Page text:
Economies are divided into sectors depending on distance from the natural environment. The first extracts resources, the second manufactures finished goods, the third, or tertiary, provides services, often using those produced goods, and the fourth, or quaternary, consists of intellectual activities associated with government, culture, scientific research, education and information technology. Some consider the fifth, or quinary, sector as a branch of the fourth, including the highest levels of decision-making in a society or economy. This sector would include the top executives or strategic officials in such fields as government, science, universities, business, the non-profit world, healthcare, culture and the media. Others disaggregate the service sector, especially business services which are information-oriented, into quaternary activities and refer to activities involving the collection, recoding, arranging, storage, retrieval, exchange and dissemination of information. Quinary activities emphasize the creation, rearrangement and interpretation of new and old ideas and information as well as innovation of methods in the knowing, gathering and interpretation of data. They are thus concerned with the reconceptualization of thinking, concepts, products and services at different levels. This is the strategic realm of the creative city thinking.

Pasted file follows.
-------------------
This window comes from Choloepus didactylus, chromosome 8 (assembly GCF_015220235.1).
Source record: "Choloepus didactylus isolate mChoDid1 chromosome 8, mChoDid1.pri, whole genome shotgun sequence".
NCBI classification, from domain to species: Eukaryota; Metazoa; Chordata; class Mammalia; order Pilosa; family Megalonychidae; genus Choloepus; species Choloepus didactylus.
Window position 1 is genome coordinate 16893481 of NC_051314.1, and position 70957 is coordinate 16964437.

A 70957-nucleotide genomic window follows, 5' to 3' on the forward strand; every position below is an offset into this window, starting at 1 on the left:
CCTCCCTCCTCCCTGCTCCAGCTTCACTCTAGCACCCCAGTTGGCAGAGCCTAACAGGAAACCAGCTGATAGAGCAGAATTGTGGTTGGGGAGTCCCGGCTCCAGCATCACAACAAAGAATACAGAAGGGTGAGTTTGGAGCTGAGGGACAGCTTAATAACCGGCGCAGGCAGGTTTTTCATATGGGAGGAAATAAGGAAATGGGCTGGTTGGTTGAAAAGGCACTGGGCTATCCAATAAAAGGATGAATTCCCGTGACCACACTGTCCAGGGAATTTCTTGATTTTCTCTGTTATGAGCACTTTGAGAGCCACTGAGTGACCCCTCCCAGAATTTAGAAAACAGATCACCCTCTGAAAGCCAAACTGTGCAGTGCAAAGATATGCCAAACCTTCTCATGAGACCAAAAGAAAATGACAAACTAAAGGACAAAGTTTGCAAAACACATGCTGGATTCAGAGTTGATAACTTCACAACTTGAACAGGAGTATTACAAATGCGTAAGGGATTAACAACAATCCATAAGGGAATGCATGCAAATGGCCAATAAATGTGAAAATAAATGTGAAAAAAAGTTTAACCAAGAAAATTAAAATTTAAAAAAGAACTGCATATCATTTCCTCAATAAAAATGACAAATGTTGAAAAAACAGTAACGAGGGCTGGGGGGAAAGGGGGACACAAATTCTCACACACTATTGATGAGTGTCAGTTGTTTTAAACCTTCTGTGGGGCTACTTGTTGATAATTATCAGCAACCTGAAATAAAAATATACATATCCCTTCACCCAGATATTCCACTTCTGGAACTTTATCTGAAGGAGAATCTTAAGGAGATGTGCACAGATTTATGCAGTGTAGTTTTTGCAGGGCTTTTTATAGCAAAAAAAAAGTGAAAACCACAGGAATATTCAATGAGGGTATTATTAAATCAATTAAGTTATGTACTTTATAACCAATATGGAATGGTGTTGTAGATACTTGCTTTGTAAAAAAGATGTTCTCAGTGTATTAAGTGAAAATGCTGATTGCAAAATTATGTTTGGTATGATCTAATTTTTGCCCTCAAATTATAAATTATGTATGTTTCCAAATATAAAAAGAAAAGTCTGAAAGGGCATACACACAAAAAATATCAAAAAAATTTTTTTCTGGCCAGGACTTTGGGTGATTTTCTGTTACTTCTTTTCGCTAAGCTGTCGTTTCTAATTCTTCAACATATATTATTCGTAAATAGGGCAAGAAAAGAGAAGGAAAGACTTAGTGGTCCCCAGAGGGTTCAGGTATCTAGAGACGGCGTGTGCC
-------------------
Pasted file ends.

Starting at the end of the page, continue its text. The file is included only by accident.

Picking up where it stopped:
Quality of life, competitiveness and creativity Creativity, it is said, thrives on messiness, a touch of disorder or even an element of chaos. The unfinished waiting to be finished. But too much untidiness does not attract all types. Not the lawyers, the bankers, the property developers, most media types or their fami lies. It is these people who in many contexts can drive the urban transformation agenda and create the confidence and positive investment climate. They are not renowned for their creativity and its uncertainties. In fact they probably want nearly the opposite. Messiness is also uncomfortable for many others: ordinary hospital workers, teachers and shopkeepers, to name a few. They want 'live-ability' or 'quality of life', two catchphrases of the moment. That agenda focuses on safety, cleanliness and good transport. Within the new competitiveness paradigm both the creativity and liveability agendas need to be aligned. And they can be. Thinking about unusual crime reduction schemes is an example, as is creating urban hubs that act as havens, like Bryant Park in New York, or coming up with the idea of the mid-level escalators as a form of public transport in Hong Kong. Overall urban competitiveness cannot survive today only on refurbished warehouses with their creative economy types and office parks in idealized green settings. It needs the public spaces in between, the good transport links and a sense of relative safety - only with a slight touch of edginess.
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